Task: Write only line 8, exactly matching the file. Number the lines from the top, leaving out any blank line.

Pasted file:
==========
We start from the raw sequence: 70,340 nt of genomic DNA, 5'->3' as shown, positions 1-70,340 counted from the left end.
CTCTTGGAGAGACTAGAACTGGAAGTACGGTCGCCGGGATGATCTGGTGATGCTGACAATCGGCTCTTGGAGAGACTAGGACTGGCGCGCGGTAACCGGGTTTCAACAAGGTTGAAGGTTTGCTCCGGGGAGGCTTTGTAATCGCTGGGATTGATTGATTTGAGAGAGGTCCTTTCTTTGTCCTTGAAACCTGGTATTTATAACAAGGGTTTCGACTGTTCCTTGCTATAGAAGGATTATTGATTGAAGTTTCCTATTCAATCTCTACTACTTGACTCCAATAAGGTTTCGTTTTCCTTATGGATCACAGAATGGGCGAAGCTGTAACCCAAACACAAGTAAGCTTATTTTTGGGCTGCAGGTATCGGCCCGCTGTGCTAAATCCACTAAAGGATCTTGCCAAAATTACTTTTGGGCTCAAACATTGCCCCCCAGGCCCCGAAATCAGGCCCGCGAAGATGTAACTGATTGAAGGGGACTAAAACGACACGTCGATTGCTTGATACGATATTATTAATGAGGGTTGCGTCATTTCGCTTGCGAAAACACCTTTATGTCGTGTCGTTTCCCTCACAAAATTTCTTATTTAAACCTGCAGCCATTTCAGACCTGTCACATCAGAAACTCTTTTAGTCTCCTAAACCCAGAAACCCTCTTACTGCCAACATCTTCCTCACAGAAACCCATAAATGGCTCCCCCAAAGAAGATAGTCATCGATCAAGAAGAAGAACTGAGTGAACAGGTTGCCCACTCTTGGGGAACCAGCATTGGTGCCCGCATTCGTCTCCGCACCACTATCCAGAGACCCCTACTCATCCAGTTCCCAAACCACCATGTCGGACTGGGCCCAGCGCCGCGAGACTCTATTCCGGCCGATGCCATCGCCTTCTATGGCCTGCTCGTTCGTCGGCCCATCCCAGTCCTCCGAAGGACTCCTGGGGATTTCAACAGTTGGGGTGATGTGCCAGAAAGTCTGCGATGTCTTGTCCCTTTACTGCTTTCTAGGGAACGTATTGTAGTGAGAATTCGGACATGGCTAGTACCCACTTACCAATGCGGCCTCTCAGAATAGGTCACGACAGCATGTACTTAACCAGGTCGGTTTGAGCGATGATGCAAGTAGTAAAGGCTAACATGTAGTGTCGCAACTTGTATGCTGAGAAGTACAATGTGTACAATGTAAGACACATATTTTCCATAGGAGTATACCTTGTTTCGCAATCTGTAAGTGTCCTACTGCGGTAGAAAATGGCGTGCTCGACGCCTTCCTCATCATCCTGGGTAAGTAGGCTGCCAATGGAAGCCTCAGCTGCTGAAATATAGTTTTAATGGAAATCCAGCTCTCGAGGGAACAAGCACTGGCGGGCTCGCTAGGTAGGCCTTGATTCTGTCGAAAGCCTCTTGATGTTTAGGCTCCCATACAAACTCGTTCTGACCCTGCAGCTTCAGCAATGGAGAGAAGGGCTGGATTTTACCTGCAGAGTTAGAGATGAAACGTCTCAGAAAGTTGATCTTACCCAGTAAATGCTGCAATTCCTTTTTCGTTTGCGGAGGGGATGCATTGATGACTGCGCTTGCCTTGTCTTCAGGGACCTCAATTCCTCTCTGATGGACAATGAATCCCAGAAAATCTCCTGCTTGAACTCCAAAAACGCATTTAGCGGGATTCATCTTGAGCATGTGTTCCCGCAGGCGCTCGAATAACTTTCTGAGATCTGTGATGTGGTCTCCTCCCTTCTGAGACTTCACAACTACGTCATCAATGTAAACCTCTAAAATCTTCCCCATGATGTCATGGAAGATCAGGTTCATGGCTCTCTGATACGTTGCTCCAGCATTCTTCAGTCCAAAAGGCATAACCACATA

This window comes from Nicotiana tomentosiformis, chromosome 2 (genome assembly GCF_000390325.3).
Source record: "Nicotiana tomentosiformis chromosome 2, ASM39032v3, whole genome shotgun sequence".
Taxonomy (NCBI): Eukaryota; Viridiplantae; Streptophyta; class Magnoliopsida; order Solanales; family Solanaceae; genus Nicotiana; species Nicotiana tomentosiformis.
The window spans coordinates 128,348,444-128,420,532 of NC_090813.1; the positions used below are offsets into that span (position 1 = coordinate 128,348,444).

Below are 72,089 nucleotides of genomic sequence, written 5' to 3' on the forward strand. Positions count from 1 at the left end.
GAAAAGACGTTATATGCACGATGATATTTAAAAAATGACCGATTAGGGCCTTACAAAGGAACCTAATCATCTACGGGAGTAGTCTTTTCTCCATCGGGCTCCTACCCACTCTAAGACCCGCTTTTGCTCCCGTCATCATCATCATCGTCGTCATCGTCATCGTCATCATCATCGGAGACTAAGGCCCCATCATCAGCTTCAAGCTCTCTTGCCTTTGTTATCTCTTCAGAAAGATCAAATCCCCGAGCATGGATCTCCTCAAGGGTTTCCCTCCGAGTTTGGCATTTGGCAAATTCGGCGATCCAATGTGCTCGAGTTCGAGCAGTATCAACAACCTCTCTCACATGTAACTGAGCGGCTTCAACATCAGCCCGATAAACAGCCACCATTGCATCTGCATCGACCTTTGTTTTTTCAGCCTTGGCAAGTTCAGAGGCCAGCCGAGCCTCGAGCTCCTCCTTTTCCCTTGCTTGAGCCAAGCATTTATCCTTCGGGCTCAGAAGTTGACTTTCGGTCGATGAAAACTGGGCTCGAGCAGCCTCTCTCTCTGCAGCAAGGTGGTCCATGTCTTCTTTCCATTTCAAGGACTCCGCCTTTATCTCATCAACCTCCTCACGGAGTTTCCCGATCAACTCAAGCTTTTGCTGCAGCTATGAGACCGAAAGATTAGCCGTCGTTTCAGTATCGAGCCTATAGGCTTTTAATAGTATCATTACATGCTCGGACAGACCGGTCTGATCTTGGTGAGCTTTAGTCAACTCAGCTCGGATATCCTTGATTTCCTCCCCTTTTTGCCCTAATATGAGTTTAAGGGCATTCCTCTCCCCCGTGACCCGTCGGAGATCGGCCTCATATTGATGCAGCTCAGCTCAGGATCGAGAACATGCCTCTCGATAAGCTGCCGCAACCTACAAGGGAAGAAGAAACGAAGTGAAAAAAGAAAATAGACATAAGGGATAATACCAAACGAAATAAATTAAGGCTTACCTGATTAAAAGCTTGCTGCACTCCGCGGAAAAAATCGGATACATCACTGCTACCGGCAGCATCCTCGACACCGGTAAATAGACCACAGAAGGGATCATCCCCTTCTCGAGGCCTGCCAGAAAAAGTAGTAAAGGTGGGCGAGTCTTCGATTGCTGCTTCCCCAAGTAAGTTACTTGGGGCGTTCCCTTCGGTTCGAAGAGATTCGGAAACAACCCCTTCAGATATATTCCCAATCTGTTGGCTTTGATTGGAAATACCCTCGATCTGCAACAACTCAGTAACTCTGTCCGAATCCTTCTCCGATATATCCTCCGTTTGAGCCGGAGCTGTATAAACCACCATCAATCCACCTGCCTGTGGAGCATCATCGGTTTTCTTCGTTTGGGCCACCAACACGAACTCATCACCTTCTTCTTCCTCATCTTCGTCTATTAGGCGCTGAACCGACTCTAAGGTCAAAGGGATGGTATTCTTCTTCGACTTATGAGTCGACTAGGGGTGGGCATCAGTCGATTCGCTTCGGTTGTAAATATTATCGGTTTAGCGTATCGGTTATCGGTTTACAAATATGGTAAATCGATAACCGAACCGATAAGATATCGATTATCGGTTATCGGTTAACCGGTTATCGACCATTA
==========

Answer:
GAAAAGACGTTATATGCACGATGATATTTAAAAAATGACCGATTAGGGCCTTACAAAGGAACCTAATCATCTACGGGAGTAGTCTTTTCTCCATCGGGCTCCTACCCACTCTAAGACCCGCTTTTGCTCCCGTCATCATCATCATCGTCGTCATCGTCATCGTCATCATCATCGGAGACTAAGGCCCCATCATCAGCTTCAAGCTCTCTTGCCTTTGTTATCTCTTCAGAAAGATCAAATCCCCGAGCATGGATCTCCTCAAGGGTTTCCCTCCGAGTTTGGCATTTGGCAAATTCGGCGATCCAATGTGCTCGAGTTCGAGCAGTATCAACAACCTCTCTCACATGTAACTGAGCGGCTTCAACATCAGCCCGATAAACAGCCACCATTGCATCTGCATCGACCTTTGTTTTTTCAGCCTTGGCAAGTTCAGAGGCCAGCCGAGCCTCGAGCTCCTCCTTTTCCCTTGCTTGAGCCAAGCATTTATCCTTCGGGCTCAGAAGTTGACTTTCGGTCGATGAAAACTGGGCTCGAGCAGCCTCTCTCTCTGCAGCAAGGTGGTCCATGTCTTCTTTCCATTTCAAGGACTCCGCCTTTATCTCATCAACCTCCTCACGGAGTTTCCCGATCAACTCAAGCTTTTGCTGCAGCTATGAGACCGAAAGATTAGCCGTCGTTTCAGTATCGAGCCTATAGGCTTTTAATAGTATCATTACATGCTCGGACAGACCGGTCTGATCTTGGTGAGCTTTAGTCAACTCAGCTCGGATATCCTTGATTTCCTCCCCTTTTTGCCCTAATATGAGTTTAAGGGCATTCCTCTCCCCCGTGACCCGTCGGAGATCGGCCTCATATTGATGCAGCTCAGCTCAGGATCGAGAACATGCCTCTCGATAAGCTGCCGCAACCTACAAGGGAAGAAGAAACGAAGTGAAAAAAGAAAATAGACATAAGGGATAATACCAAACGAAATAAATTAAGGCTTACCTGATTAAAAGCTTGCTGCACTCCGCGGAAAAAATCGGATACATCACTGCTACCGGCAGCATCCTCGACACCGGTAAATAGACCACAGAAGGGATCATCCCCTTCTCGAGGCCTGCCAGAAAAAGTAGTAAAGGTGGGCGAGTCTTCGATTGCTGCTTCCCCAAGTAAGTTACTTGGGGCGTTCCCTTCGGTTCGAAGAGATTCGGAAACAACCCCTTCAGATATATTCCCAATCTGTTGGCTTTGATTGGAAATACCCTCGATCTGCAACAACTCAGTAACTCTGTCCGAATCCTTCTCCGATATATCCTCCGTTTGAGCCGGAGCTGTATAAACCACCATCAATCCACCTGCCTGTGGAGCATCATCGGTTTTCTTCGTTTGGGCCACCAACACGAACTCATCACCTTCTTCTTCCTCATCTTCGTCTATTAGGCGCTGAACCGACTCTAAGGTCAAAGGGATGGTATTCTTCTTCGACTTATGAGTCGACTAGGGGTGGGCATCAGTCGATTCGCTTCGGTTGTAAATATTATCGGTTTAGCGTATCGGTTATCGGTTTACAAATATGGTAAATCGATAACCGAACCGATAAGATATCGATTATCGGTTATCGGTTAACCGGTTATCGACCATTA